School operations

Middle Years Literacy and Numeracy Support (MYLNS) initiative

The role of improvement teachers

Improvement teachers are experienced teachers within a school who are provided with time release to deliver literacy or numeracy direct teaching support to prioritised students.

Each year, schools must advise the department’s MYLNS Implementation Team of their nominated improvement teacher/s via the teacher nomination formExternal Link .

Schools will be allocated a minimum of 0.2 FTE for direct student support in literacy and 0.2 FTE for direct support in numeracy. This allocation increases based on the number of prioritised students.

Improvement teachers directly support Year 10 students who are falling behind and are below year level expectations in literacy and numeracy.

Improvement teachers have the flexibility to support all prioritised students through:

  • in class co-teaching, such as:
    • teaching a segment of the lesson
    • providing in-class support for prioritised students
  • small group work
  • individual student support.

Support for students can include:

  • establishing and maintaining collaborative relationships with students, parents and other teaching staff to focus on student learning, wellbeing and engagement
  • identifying the education requirements of students with complex learning needs
  • monitoring and analysing student data to inform teaching for improved student learning
  • differentiating teaching practice to meet the students at their point of need
  • implementing high impact teaching strategies (HITS)External Link which enable prioritised students to achieve their full potential
  • tracking and monitoring student progress
  • providing student learning outcomes data to classroom teachers to support differentiation and inform the reporting cycle, as appropriate.

Sample scenarios

  • A Humanities class is working in small groups. One group is with the classroom teacher, one group is working independently, and one group is with a literacy improvement teacher.

    The literacy improvement teacher is working with a small group of prioritised students, plus a few of their peers who the classroom teacher thought could use additional support.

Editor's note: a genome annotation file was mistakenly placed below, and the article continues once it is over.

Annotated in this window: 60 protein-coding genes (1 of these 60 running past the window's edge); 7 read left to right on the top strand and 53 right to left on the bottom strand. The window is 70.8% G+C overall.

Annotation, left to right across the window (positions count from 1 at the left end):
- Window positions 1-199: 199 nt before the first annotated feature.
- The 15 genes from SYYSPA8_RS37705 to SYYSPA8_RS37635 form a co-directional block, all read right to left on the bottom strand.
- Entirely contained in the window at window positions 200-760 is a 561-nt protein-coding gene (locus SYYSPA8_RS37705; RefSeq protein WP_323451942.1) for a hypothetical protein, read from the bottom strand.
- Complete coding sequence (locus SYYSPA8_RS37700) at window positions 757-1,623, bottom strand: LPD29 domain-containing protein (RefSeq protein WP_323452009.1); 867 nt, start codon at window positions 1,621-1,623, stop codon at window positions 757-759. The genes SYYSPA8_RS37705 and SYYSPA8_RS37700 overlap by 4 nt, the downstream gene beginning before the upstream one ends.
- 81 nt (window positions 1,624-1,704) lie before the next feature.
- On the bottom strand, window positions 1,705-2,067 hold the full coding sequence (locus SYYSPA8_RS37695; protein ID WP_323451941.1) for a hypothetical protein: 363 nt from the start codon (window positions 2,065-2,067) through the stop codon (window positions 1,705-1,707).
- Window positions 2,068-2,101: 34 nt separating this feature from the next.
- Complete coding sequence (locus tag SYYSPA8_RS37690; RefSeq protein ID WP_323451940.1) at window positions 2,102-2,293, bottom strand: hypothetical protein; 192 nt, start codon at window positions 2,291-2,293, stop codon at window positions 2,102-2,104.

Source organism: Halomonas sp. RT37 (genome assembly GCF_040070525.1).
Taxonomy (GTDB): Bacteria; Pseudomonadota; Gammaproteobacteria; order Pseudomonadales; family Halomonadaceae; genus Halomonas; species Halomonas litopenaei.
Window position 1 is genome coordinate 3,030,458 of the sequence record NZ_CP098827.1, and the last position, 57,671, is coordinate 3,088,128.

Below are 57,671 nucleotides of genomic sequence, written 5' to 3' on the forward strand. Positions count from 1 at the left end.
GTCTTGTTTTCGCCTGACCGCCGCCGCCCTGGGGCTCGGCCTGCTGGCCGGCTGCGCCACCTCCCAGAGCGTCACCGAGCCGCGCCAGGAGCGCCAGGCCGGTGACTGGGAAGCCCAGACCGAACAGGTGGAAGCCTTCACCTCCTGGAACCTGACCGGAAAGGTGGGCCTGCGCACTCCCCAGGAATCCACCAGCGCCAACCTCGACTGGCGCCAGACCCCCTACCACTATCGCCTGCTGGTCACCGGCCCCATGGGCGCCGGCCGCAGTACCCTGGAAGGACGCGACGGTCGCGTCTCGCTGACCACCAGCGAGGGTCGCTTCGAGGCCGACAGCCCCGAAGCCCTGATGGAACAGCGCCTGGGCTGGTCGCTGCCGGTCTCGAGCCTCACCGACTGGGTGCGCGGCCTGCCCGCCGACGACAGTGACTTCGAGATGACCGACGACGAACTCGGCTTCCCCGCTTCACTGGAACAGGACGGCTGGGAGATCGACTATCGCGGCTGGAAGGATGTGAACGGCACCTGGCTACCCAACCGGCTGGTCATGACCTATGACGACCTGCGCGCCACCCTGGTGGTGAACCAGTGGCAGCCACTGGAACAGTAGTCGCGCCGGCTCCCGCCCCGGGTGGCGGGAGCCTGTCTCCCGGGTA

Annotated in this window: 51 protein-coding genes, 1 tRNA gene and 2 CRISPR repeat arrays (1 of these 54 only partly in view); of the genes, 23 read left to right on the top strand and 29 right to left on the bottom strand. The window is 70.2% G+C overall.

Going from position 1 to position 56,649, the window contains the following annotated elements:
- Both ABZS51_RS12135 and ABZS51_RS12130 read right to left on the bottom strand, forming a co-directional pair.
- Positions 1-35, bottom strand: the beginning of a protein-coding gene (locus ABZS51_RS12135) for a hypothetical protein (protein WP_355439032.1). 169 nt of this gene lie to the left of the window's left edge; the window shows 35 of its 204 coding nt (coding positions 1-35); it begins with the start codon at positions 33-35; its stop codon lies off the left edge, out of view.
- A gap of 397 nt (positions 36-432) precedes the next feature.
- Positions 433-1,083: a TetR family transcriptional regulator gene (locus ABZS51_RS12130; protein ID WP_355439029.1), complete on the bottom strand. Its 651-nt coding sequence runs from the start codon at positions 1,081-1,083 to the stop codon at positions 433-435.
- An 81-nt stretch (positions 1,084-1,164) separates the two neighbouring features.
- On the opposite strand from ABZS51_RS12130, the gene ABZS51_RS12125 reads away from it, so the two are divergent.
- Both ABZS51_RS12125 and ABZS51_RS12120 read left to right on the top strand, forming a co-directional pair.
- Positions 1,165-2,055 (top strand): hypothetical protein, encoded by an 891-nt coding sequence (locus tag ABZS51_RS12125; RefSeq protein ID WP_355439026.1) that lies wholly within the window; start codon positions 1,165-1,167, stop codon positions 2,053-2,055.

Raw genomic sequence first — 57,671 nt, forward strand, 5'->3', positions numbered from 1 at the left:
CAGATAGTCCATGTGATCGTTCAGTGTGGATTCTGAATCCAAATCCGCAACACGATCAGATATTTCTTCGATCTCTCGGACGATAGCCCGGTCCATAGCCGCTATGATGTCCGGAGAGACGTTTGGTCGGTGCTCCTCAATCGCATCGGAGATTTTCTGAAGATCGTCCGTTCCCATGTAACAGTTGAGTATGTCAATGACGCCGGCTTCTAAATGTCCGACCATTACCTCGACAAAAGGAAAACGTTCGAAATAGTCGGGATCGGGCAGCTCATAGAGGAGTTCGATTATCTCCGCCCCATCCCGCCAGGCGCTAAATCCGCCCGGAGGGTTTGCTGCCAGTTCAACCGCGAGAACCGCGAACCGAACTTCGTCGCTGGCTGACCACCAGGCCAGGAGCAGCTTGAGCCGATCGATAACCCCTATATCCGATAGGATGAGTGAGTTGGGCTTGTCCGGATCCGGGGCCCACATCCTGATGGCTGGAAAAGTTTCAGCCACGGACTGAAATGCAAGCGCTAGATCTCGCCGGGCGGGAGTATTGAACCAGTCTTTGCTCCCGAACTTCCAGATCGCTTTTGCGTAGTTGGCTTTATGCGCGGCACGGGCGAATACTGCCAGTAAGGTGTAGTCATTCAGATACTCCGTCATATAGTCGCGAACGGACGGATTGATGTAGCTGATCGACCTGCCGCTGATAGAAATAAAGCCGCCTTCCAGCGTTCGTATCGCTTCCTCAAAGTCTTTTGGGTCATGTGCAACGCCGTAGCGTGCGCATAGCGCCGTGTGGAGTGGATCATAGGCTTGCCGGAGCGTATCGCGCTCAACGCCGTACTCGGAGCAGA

The literacy improvement teacher is guiding their group through a year-level text by pre-teaching key vocabulary and modelling through a ‘think-aloud’ on how students will make sense of the text. The literacy improvement teacher then checks in with students about their understanding during and after reading.

  • A numeracy improvement teacher meets regularly with small groups of students to preview the concepts that are coming up in their Mathematics classes.

    The numeracy improvement teacher coordinates with the regular classroom teachers to know the language they are planning to use to teach the concepts, along with the learning intentions and success criteria for the unit. This ensures that students can be prepared to access the mathematics content.

Who can be appointed to the role?

Improvement teachers are required to be qualified, effective and experienced classroom teachers. This role requires expert curriculum and pedagogical knowledge and should not be filled by less-experienced teachers or education support staff.

It is an individual school’s decision as to which teacher is appointed to the improvement teacher role and how this will fit with their current responsibilities.

To ensure continuity for students and for the initiative, it is recommended that schools continue to keep the same improvement teacher for a minimum of 2 years (unless they do not meet the requirements of the role). Evidence shows that at least 2 years is necessary to have maximum impact in the role.

Lessons learnt from MYLNS implementation so far show that effective improvement teachers demonstrate:

  • a growth mindset
  • curriculum and pedagogical knowledge to target students’ learning needs and differentiate teaching to support students at their point of need
  • the ability to build positive learning relationships with students and colleagues.

A school may choose to appoint their existing learning specialist, literacy leader or numeracy leader as their improvement teacher. Other schools will choose to allocate these roles to different staff members to build an integrated team approach and to champion literacy and numeracy improvement across their school.

If a learning specialist is appointed to the role, they will be required to manage their improvement teacher responsibilities (including by an increased focus on prioritised students) as well as their responsibilities as a learning specialist. This is part of their obligation under the Victorian Government Schools Agreement 2022External Link .

Improvement teachers have access to an extensive professional development suite to support them in the role.

Guidance chapter on the role of improvement teachers

Reviewed 03 February 2023

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